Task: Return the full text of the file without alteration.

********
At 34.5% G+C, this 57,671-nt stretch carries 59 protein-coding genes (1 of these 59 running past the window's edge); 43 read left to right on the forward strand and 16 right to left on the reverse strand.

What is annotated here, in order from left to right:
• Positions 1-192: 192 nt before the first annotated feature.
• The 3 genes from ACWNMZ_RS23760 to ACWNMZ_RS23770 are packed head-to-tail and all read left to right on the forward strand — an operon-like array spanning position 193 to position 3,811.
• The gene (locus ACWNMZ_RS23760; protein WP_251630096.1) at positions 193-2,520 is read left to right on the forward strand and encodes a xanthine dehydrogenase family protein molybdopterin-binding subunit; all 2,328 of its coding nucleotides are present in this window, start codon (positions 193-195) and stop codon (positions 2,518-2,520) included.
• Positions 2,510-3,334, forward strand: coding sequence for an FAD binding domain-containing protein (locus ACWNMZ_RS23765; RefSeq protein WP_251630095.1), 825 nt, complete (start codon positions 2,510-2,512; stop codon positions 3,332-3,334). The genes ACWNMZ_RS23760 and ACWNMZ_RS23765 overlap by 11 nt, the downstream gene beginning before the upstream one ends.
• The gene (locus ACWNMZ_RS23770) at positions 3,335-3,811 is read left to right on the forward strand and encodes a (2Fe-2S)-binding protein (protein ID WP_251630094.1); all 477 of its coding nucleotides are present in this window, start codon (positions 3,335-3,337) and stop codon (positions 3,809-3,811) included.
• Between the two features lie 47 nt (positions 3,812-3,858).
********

At 34.5% G+C, this 57,671-nt stretch carries 59 protein-coding genes (1 of these 59 running past the window's edge); 43 read left to right on the forward strand and 16 right to left on the reverse strand.

What is annotated here, in order from left to right:
• Positions 1-192: 192 nt before the first annotated feature.
• The 3 genes from ACWNMZ_RS23760 to ACWNMZ_RS23770 are packed head-to-tail and all read left to right on the forward strand — an operon-like array spanning position 193 to position 3,811.
• The gene (locus ACWNMZ_RS23760; protein WP_251630096.1) at positions 193-2,520 is read left to right on the forward strand and encodes a xanthine dehydrogenase family protein molybdopterin-binding subunit; all 2,328 of its coding nucleotides are present in this window, start codon (positions 193-195) and stop codon (positions 2,518-2,520) included.
• Positions 2,510-3,334, forward strand: coding sequence for an FAD binding domain-containing protein (locus ACWNMZ_RS23765; RefSeq protein WP_251630095.1), 825 nt, complete (start codon positions 2,510-2,512; stop codon positions 3,332-3,334). The genes ACWNMZ_RS23760 and ACWNMZ_RS23765 overlap by 11 nt, the downstream gene beginning before the upstream one ends.
• The gene (locus ACWNMZ_RS23770) at positions 3,335-3,811 is read left to right on the forward strand and encodes a (2Fe-2S)-binding protein (protein ID WP_251630094.1); all 477 of its coding nucleotides are present in this window, start codon (positions 3,335-3,337) and stop codon (positions 3,809-3,811) included.
• Between the two features lie 47 nt (positions 3,812-3,858).